The “Little Horn,” the Heavenly Sanctuary, and the Time of the End: A Study of Daniel

Daniel 8:9-14 is the thematic heart, not only of chapter 8, but of the entire book of Daniel itself. These texts are the culmination of the vision in Daniel 8, which is composed of a ram (vs. 3,4), a he-goat (vs . 5-8), a little horn power (vs 9-12), and a heavenly audition (vs 13, 14). This paper focuses on Daniel 8:9-14, the little horn power and the heavenly audition following it. We will look at them, verse by verse.

Articles September 2, 2020
Listen to Cliff Goldstein’s podcast on the Little Horn

Written by Gerhard. F. Hasel


Daniel 8:9-14 is the thematic heart, not only of chapter 8, but of the entire book of Daniel itself. These texts are the culmination of the vision in Daniel 8, which is composed of a ram (vs. 3,4), a he-goat (vs . 5-8), a little horn power (vs 9-12), and a heavenly audition (vs 13, 14). This paper focuses on Daniel 8:9-14, the little horn power and the heavenly audition following it. We will look at them, verse by verse.

The Little Horn

Verse 9

One of the key factors in determining the identity of “the little horn” is its origin (v.9) Does the little horn come forth from one of the four horns (v. 8), or from one of the four winds (v. 8)–that is, from one of the directions of the compass? Recent scholarship shows that Hebrew grammar and syntax makes it impossible for the “little horn” to be derived from the horns, and thus be identified with Antiochus IV, who—as a Seleucid–represents of one of those horns. Indeed, the verb used to describe in verse 9 the appearance of the little horn– “to go out” or “to come, move forth”–is not the typical word for the growth of a horn as it appears in chapter 8, but instead expresses a movement from one direction of the compass, from one fixed position to another. This point is made clearer in verse 9 itself, which says that the little horn waxed great “toward the south, and toward the east, and toward the glory,” evidence favoring its interpretation as pagan Rome as opposed to Antiochus.

Verse 10

Verse 10 reads that this little horn “waxed great, even to the host of heaven, and it cast down some of the stars to the ground, and stamped upon them.” The “host of heaven” in the Bible is often used in the context of pagan worship, or the phrase can mean celestial beings themselves. On the other hand, the word “host” itself also refers to people (Exo. 7:4), in which case this text in Daniel seems to be talking about the persecution of God’s saints here on earth, another trait that points to pagan Rome as the identity of the little horn. In fact, that position is strengthened later in Daniel when, talking about the little horn power, the chapter says that it “shall destroy the mighty and the holy people” (Daniel 8:24), a possible reference to what was described here in verse 10, with its assault on the “host of heaven.”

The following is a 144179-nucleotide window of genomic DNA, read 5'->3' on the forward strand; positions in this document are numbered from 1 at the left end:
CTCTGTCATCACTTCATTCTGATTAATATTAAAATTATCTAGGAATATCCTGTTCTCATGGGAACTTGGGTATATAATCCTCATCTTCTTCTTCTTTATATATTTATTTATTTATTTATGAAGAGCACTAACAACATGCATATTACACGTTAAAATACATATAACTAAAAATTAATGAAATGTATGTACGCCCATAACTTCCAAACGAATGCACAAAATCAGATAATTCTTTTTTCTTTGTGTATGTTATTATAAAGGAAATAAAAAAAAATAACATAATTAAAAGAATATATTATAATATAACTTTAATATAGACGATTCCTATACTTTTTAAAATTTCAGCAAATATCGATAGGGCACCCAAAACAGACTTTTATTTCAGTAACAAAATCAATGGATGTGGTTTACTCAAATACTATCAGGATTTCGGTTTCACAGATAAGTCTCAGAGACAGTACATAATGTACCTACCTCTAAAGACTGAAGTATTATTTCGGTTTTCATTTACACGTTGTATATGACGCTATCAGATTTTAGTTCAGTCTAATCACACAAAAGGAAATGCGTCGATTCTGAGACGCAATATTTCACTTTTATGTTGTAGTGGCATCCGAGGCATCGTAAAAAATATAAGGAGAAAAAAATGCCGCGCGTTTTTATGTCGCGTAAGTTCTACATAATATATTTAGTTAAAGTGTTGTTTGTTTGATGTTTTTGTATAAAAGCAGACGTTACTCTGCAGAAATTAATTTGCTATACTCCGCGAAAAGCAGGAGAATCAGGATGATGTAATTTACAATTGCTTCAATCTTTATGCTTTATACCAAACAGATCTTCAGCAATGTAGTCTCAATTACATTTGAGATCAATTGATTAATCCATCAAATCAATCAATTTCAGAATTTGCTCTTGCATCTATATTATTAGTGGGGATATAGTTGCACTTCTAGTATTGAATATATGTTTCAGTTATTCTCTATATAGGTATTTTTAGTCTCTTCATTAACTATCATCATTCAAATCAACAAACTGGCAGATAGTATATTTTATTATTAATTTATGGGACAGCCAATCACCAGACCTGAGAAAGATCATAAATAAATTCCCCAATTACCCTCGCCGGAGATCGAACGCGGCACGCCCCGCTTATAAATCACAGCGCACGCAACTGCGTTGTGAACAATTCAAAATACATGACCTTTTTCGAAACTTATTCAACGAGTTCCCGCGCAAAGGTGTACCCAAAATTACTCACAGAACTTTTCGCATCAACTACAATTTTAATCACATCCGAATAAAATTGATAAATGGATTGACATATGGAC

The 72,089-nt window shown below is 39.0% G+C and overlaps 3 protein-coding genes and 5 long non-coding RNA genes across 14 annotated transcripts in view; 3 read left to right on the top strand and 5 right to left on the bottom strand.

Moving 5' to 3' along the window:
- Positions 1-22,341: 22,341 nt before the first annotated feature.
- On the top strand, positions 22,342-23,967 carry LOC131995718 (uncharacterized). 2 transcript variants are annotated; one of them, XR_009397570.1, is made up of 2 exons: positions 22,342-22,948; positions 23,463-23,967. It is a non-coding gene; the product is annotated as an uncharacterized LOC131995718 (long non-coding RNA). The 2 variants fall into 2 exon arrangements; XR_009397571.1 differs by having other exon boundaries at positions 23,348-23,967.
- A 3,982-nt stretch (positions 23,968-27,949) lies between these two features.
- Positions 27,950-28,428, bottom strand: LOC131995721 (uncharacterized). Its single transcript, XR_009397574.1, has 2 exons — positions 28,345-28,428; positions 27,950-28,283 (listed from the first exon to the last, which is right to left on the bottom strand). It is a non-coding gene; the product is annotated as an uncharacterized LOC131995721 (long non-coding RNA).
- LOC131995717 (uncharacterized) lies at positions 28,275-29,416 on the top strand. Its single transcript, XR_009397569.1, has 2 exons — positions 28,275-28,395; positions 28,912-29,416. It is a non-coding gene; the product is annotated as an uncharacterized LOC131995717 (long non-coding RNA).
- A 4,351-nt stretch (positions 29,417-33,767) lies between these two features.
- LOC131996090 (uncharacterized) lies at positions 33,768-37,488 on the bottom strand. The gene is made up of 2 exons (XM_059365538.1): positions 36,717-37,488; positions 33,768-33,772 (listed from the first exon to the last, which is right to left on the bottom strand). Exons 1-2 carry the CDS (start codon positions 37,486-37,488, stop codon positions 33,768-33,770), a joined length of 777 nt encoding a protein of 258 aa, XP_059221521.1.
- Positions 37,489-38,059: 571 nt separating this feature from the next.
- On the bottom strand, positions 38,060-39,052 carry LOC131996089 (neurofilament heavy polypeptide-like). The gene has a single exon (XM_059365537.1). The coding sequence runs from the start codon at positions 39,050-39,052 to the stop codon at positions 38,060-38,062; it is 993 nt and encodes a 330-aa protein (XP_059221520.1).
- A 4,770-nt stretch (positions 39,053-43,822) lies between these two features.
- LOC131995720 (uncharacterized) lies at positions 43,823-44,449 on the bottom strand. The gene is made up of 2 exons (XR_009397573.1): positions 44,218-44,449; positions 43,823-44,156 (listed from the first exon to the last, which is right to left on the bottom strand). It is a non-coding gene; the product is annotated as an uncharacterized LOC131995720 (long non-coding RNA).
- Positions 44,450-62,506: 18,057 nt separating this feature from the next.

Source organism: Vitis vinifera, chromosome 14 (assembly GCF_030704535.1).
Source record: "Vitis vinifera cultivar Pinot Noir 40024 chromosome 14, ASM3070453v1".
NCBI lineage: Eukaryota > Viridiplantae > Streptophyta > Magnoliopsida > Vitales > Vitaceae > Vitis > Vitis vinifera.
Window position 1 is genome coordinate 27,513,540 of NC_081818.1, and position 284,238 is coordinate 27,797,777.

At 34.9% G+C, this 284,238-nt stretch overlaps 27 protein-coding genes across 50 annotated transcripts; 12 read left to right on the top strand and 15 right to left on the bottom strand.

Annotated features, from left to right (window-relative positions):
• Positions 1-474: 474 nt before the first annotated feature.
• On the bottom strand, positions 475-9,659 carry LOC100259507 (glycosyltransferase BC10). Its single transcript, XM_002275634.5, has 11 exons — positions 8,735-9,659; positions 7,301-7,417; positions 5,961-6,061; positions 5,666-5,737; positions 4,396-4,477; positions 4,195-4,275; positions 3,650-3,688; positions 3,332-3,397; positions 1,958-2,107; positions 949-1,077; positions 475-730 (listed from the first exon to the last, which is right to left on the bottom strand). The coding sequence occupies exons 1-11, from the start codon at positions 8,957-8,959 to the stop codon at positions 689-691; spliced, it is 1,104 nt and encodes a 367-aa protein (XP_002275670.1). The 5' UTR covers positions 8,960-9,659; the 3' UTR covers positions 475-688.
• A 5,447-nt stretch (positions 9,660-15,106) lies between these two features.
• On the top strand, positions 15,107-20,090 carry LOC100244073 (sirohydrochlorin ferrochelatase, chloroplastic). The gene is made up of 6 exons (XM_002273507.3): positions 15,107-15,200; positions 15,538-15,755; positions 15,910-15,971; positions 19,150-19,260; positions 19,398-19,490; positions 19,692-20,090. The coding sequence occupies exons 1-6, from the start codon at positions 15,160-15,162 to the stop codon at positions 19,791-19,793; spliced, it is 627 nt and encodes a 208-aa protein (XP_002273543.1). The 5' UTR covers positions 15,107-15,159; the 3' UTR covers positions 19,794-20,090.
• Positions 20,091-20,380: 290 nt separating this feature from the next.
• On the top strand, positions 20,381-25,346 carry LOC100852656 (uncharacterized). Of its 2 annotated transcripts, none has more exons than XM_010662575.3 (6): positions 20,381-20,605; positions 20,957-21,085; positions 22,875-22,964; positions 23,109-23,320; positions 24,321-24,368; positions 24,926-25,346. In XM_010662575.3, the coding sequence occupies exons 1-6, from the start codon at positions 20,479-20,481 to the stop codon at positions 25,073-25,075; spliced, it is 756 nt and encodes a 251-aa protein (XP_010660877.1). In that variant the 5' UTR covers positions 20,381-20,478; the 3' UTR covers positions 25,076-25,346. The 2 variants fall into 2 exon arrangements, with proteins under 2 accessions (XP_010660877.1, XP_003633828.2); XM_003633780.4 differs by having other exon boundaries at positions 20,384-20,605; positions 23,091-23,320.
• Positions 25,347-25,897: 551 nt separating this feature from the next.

Verse 11

A literal translation of verse 11 would go like this: “And it made itself great even to the Prince of the host, and from Him was taken away the continual service, and the foundation of His sanctuary was thrown down.”

In verse 11, the activity of the little horn continues, only for some reason the verbs used to describe its activity change from feminine to masculine, indicating (possibly) a change in the phases of the power represented, Rome; in other words, the change in gender could represent the change from pagan Rome to papal Rome.

The first clause in verses 11a reads, “And it made itself great even to the Prince of the host.” Study shows that whenever the subject of verb “great” (in the Hiphil form of the verb, as here) is a human being, making oneself great implies an arrogant, presumptuous, and even illegal act. The verb expresses the notion that the “little horn” power took to himself illegally, arrogantly, and presumptuously the prerogatives that belong to “the Prince of the host.”

In Joshua 5:14 a personage designated as the “Prince of the hosts of Yahweh” speaks to Joshua, telling him to take off his sandals because he stands on holy ground. The “Prince of the host of Yahweh” is, obviously, a non-earthly being. Indeed, in the prophetic portions of Daniel, the word “prince” often designates a heavenly being. In 10:13 Michael is called “one of the chief princes”; and verse 21 speaks of “Michael, your prince,” that is, the Prince of God’s people. “Michael, the great prince” also stands up in behalf of His people (Daniel 12:1-3).

In the interpretation that Daniel himself is given of the vision, the little horn power is said to rise up against the “the Prince of princes,” (v.25), generally understood to be identical with “the Prince of the host.” According to Daniel 12:1-3, the name of the “Prince” is Michael, “the great Prince” (vs. 1). Michael is a judgment figure in Daniel 12:1-3 who has close associations with the judgment figure of the Son of man in chapter 7. The judgment motif appears also in 8:25, where the uprising of the “little horn” against “the Prince of princes” ultimately leads to the horn’s destruction “by no human hand” (vs. 25d). In this connection one cannot fail to be reminded that in the NT the Michael figure is identified with Christ.

Literally, the second clause in verse 11 reads, “And from him was taken away the continuance [or continual service].” Grammatically, the nearest most natural antecedent is “the Prince of the host.” From him, that is, the prince of the host, something was “taken away.”